As if their burdens were not overwhelming enough, the leaders of the civil rights movement have had to face a central pessimism at the heart of the Negro revolution. Like his fellow whites at the bottom of the economic pyramid, the American Negro has it driven into his consciousness by the great leveler, television, that the American way of life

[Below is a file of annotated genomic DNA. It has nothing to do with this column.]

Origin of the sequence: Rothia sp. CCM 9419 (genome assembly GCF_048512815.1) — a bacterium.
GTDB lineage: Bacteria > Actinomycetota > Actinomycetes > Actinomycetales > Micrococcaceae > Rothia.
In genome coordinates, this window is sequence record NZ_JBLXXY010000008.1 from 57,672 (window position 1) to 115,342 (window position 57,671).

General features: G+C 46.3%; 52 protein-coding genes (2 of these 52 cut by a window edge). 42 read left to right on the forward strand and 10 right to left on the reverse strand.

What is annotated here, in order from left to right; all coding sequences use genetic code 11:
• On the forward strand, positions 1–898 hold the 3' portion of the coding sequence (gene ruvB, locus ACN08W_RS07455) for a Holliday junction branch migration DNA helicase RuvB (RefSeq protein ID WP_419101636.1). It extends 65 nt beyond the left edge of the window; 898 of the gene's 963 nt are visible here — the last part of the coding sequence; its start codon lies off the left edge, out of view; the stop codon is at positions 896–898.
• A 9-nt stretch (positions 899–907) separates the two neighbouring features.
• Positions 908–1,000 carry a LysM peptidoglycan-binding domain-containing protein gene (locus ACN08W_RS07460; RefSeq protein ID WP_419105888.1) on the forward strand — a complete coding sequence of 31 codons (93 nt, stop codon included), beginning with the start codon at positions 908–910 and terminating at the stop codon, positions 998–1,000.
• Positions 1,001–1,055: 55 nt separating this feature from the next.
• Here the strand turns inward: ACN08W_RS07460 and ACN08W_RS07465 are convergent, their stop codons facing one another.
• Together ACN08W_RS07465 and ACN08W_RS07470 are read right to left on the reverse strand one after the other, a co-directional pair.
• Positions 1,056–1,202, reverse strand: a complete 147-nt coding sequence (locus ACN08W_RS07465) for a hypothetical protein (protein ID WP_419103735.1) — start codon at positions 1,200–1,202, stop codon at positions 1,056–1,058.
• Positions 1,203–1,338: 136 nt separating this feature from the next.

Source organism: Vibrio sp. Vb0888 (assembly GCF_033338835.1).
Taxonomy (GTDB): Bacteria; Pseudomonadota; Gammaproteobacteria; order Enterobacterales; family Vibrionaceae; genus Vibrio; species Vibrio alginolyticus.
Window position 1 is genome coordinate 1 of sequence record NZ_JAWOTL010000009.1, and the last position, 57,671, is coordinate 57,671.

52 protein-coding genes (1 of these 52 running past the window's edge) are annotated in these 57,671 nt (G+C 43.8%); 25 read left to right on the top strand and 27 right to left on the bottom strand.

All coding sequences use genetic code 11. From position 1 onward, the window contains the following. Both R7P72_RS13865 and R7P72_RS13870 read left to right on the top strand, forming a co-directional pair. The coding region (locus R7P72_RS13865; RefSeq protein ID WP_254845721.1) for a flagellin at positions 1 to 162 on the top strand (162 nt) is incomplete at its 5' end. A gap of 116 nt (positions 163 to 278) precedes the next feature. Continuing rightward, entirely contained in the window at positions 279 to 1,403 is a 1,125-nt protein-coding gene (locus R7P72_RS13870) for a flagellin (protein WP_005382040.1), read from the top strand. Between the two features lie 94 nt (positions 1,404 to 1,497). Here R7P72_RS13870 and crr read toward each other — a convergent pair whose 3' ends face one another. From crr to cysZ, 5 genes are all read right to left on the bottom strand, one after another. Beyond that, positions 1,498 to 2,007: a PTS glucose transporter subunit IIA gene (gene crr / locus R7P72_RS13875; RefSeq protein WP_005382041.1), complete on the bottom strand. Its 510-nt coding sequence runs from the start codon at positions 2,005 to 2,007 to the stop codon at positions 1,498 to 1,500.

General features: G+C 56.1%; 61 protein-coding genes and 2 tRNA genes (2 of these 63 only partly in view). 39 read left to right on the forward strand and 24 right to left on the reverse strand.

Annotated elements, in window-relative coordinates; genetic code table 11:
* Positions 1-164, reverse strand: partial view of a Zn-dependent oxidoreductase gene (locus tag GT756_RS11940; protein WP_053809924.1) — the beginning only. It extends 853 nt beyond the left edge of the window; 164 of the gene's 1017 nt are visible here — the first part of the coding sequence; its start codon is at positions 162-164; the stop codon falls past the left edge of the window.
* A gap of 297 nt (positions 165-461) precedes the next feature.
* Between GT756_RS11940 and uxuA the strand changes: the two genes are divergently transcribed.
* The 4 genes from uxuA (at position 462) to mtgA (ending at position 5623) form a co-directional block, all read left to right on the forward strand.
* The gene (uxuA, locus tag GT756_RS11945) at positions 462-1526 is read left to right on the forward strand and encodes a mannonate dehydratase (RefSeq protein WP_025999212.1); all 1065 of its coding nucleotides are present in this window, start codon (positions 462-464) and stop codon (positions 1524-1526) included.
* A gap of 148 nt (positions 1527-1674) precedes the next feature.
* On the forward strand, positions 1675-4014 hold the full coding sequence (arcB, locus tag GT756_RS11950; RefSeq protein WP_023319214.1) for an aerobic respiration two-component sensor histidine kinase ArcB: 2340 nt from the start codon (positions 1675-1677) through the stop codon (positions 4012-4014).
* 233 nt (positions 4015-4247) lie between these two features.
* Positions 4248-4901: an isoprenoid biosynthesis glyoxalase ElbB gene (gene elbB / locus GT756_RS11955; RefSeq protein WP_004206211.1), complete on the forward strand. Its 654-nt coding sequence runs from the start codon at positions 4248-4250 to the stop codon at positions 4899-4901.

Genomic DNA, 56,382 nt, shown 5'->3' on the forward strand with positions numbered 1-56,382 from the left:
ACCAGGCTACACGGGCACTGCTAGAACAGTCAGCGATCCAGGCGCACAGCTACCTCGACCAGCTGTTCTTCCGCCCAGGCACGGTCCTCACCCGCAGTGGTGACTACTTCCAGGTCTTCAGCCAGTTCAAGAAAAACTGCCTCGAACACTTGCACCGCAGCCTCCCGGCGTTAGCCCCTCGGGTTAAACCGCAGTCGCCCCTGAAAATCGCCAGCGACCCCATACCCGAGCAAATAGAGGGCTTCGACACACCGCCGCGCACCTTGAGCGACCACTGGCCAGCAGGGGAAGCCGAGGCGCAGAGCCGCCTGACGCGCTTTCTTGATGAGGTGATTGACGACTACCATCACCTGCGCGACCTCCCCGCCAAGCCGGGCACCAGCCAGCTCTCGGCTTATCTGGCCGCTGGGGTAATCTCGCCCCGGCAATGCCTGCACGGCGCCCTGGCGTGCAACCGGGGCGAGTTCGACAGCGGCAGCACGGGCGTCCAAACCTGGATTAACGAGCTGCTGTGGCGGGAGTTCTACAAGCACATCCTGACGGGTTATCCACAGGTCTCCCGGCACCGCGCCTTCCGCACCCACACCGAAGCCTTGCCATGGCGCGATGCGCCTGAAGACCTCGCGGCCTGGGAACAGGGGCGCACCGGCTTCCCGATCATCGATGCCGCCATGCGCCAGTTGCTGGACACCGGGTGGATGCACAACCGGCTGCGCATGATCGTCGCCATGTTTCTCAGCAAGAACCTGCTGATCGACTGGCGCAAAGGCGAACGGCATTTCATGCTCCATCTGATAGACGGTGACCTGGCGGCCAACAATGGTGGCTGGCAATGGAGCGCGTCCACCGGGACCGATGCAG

expects him to change his brand of cigarettes regularly, drink more beer, purchase instant color cameras, take off for Bermuda by jet, and enjoy an ultra-modern kitchen.
Such overwhelming symbols of affluence have emphasized to the underprivileged the ambiguity of the Negro protest. The New York Times, describing Negro-white relations in the city, quoted a Negro worker as saying:...
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